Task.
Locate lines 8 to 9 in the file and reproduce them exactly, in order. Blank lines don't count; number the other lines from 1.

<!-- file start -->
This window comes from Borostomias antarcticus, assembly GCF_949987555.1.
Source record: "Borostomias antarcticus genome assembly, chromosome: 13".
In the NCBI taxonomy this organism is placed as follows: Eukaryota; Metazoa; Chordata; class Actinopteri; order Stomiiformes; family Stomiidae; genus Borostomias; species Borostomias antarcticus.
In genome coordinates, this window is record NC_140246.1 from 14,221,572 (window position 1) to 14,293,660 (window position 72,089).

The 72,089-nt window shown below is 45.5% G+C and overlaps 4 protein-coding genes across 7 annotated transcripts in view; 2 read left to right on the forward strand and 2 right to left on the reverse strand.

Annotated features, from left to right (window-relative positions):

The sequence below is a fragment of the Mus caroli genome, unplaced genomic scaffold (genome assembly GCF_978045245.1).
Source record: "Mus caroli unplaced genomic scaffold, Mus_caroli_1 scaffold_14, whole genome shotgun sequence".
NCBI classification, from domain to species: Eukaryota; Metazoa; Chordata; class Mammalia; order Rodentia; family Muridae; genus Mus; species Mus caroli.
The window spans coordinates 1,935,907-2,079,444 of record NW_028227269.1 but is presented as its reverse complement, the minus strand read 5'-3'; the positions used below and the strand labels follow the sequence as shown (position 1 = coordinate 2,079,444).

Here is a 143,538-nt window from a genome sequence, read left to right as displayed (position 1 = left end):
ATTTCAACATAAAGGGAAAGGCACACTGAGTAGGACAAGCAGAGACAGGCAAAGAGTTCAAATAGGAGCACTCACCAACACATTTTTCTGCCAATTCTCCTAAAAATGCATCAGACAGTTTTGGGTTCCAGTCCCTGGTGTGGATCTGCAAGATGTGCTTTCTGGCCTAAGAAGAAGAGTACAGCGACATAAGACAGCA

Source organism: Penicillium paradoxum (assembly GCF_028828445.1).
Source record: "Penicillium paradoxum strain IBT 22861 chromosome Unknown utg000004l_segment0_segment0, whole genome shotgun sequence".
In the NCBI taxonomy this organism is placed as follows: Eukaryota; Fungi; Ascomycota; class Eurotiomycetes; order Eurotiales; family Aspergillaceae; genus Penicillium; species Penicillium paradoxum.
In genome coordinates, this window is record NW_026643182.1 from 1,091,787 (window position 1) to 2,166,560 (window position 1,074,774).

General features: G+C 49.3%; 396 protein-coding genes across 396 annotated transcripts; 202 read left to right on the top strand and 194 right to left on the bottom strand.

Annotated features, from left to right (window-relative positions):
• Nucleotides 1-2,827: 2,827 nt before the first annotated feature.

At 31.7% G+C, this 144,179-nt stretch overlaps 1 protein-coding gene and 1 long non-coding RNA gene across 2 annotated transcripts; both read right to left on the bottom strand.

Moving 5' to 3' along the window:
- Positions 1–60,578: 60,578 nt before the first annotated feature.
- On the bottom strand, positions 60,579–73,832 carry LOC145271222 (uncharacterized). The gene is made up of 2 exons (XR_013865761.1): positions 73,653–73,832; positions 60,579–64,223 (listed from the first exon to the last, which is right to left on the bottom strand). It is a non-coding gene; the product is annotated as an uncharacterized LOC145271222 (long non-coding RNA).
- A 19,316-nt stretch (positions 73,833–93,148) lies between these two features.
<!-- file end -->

Source record: "Mus caroli unplaced genomic scaffold, Mus_caroli_1 scaffold_14, whole genome shotgun sequence".
NCBI classification, from domain to species: Eukaryota; Metazoa; Chordata; class Mammalia; order Rodentia; family Muridae; genus Mus; species Mus caroli.